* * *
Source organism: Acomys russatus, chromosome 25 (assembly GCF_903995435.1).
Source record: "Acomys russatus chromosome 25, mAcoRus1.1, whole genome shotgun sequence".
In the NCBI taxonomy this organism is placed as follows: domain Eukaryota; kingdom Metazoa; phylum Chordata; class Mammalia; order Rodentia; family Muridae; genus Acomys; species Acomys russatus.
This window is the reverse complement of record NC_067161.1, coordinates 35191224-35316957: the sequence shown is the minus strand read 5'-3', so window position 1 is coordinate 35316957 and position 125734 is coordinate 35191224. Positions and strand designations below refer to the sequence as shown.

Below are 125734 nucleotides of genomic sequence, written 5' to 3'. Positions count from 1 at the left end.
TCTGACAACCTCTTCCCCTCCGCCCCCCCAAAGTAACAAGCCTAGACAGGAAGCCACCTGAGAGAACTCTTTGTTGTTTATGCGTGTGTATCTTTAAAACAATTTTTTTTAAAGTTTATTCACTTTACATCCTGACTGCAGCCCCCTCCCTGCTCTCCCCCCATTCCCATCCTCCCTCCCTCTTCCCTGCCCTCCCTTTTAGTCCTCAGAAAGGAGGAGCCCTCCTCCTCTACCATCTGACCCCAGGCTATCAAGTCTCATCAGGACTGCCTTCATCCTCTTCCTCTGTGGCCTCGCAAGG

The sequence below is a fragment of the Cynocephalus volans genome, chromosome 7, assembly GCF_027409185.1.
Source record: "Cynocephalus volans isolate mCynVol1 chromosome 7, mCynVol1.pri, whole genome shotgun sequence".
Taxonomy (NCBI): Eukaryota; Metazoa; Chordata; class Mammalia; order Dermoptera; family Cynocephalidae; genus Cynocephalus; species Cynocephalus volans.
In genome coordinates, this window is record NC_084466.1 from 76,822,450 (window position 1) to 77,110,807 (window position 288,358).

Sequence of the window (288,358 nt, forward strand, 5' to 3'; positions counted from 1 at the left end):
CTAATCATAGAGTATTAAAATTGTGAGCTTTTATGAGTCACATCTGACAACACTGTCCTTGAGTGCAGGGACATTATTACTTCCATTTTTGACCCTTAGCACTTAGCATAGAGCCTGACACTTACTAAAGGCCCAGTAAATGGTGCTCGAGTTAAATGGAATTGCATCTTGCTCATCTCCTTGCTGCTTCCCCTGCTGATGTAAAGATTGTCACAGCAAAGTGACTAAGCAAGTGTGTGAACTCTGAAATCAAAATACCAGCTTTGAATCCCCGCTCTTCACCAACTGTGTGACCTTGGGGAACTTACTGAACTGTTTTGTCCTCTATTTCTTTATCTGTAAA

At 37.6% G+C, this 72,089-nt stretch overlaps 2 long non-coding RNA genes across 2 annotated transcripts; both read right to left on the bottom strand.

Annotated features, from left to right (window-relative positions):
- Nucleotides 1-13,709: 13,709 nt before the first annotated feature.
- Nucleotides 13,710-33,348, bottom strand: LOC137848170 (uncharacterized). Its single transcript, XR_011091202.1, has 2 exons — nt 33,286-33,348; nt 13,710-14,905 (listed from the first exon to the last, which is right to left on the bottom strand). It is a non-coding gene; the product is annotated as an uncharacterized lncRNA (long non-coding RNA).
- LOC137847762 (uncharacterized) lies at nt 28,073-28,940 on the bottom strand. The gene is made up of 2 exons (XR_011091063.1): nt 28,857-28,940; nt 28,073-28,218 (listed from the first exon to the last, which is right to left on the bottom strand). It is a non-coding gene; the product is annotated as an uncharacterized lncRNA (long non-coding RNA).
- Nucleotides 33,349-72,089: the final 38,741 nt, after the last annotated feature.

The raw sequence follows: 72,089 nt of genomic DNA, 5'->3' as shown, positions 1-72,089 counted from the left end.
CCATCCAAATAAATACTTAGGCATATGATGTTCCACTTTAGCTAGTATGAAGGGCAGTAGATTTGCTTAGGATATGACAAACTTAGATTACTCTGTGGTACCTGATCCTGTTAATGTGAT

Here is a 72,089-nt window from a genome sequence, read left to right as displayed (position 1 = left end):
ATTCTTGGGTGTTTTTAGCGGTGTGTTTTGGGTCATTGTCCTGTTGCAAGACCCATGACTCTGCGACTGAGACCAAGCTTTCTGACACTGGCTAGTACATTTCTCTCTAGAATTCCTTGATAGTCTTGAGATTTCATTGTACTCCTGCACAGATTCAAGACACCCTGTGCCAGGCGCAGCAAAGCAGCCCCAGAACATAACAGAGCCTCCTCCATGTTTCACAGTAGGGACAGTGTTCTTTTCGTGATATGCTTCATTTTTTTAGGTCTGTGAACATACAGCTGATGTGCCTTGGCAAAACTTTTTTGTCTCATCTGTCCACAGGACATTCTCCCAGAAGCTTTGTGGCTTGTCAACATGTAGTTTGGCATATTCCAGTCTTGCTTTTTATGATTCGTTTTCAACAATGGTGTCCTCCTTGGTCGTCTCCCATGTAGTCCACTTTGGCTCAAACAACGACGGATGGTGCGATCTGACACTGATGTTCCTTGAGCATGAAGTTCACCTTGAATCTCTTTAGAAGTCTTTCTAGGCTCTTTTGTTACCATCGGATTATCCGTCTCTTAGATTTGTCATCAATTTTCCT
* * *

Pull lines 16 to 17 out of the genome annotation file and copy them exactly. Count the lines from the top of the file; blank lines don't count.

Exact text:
- Nucleotides 13,710-33,348, bottom strand: LOC137848170 (uncharacterized). Its single transcript, XR_011091202.1, has 2 exons — nt 33,286-33,348; nt 13,710-14,905 (listed from the first exon to the last, which is right to left on the bottom strand). It is a non-coding gene; the product is annotated as an uncharacterized lncRNA (long non-coding RNA).
- LOC137847762 (uncharacterized) lies at nt 28,073-28,940 on the bottom strand. The gene is made up of 2 exons (XR_011091063.1): nt 28,857-28,940; nt 28,073-28,218 (listed from the first exon to the last, which is right to left on the bottom strand). It is a non-coding gene; the product is annotated as an uncharacterized lncRNA (long non-coding RNA).